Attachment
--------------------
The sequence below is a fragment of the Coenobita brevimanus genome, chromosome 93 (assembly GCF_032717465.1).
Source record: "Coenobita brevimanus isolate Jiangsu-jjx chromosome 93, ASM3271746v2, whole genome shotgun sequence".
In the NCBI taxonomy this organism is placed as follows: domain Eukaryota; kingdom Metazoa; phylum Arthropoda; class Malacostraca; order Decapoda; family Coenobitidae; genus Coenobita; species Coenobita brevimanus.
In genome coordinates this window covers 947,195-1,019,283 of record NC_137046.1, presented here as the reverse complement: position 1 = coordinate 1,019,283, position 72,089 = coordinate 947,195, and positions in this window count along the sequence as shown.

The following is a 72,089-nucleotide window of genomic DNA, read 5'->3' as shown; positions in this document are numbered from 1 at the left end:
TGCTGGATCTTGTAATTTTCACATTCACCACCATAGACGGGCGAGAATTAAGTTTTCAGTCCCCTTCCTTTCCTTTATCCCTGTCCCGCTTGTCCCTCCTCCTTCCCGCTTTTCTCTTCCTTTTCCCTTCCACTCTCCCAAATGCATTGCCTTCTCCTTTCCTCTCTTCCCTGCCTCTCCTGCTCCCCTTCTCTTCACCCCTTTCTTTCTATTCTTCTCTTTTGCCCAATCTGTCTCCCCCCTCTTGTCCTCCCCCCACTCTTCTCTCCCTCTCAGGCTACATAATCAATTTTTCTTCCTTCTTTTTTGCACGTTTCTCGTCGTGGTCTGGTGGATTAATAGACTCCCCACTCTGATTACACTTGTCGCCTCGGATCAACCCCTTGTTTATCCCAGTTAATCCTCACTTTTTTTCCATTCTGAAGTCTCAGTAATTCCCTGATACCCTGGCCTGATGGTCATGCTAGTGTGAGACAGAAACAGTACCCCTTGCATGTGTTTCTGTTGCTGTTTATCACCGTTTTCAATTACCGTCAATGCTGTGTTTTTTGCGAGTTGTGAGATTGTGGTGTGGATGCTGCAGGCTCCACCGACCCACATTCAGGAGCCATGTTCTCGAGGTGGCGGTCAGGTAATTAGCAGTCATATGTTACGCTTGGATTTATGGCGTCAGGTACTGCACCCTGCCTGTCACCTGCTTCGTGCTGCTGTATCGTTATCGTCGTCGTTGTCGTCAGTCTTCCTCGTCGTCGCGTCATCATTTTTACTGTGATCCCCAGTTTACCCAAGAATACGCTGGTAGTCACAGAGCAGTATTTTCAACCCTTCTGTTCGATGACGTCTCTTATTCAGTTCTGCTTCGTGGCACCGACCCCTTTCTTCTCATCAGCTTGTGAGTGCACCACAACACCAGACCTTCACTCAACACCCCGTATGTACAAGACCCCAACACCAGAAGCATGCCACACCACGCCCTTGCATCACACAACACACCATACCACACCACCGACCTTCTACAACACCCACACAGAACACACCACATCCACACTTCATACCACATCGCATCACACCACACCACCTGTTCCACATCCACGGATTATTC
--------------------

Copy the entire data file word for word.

The sequence below is a fragment of the Coenobita brevimanus genome, chromosome 93 (assembly GCF_032717465.1).
Source record: "Coenobita brevimanus isolate Jiangsu-jjx chromosome 93, ASM3271746v2, whole genome shotgun sequence".
In the NCBI taxonomy this organism is placed as follows: domain Eukaryota; kingdom Metazoa; phylum Arthropoda; class Malacostraca; order Decapoda; family Coenobitidae; genus Coenobita; species Coenobita brevimanus.
In genome coordinates this window covers 947,195-1,019,283 of record NC_137046.1, presented here as the reverse complement: position 1 = coordinate 1,019,283, position 72,089 = coordinate 947,195, and positions in this window count along the sequence as shown.

The following is a 72,089-nucleotide window of genomic DNA, read 5'->3' as shown; positions in this document are numbered from 1 at the left end:
TGCTGGATCTTGTAATTTTCACATTCACCACCATAGACGGGCGAGAATTAAGTTTTCAGTCCCCTTCCTTTCCTTTATCCCTGTCCCGCTTGTCCCTCCTCCTTCCCGCTTTTCTCTTCCTTTTCCCTTCCACTCTCCCAAATGCATTGCCTTCTCCTTTCCTCTCTTCCCTGCCTCTCCTGCTCCCCTTCTCTTCACCCCTTTCTTTCTATTCTTCTCTTTTGCCCAATCTGTCTCCCCCCTCTTGTCCTCCCCCCACTCTTCTCTCCCTCTCAGGCTACATAATCAATTTTTCTTCCTTCTTTTTTGCACGTTTCTCGTCGTGGTCTGGTGGATTAATAGACTCCCCACTCTGATTACACTTGTCGCCTCGGATCAACCCCTTGTTTATCCCAGTTAATCCTCACTTTTTTTCCATTCTGAAGTCTCAGTAATTCCCTGATACCCTGGCCTGATGGTCATGCTAGTGTGAGACAGAAACAGTACCCCTTGCATGTGTTTCTGTTGCTGTTTATCACCGTTTTCAATTACCGTCAATGCTGTGTTTTTTGCGAGTTGTGAGATTGTGGTGTGGATGCTGCAGGCTCCACCGACCCACATTCAGGAGCCATGTTCTCGAGGTGGCGGTCAGGTAATTAGCAGTCATATGTTACGCTTGGATTTATGGCGTCAGGTACTGCACCCTGCCTGTCACCTGCTTCGTGCTGCTGTATCGTTATCGTCGTCGTTGTCGTCAGTCTTCCTCGTCGTCGCGTCATCATTTTTACTGTGATCCCCAGTTTACCCAAGAATACGCTGGTAGTCACAGAGCAGTATTTTCAACCCTTCTGTTCGATGACGTCTCTTATTCAGTTCTGCTTCGTGGCACCGACCCCTTTCTTCTCATCAGCTTGTGAGTGCACCACAACACCAGACCTTCACTCAACACCCCGTATGTACAAGACCCCAACACCAGAAGCATGCCACACCACGCCCTTGCATCACACAACACACCATACCACACCACCGACCTTCTACAACACCCACACAGAACACACCACATCCACACTTCATACCACATCGCATCACACCACACCACCTGTTCCACATCCACGGATTATTC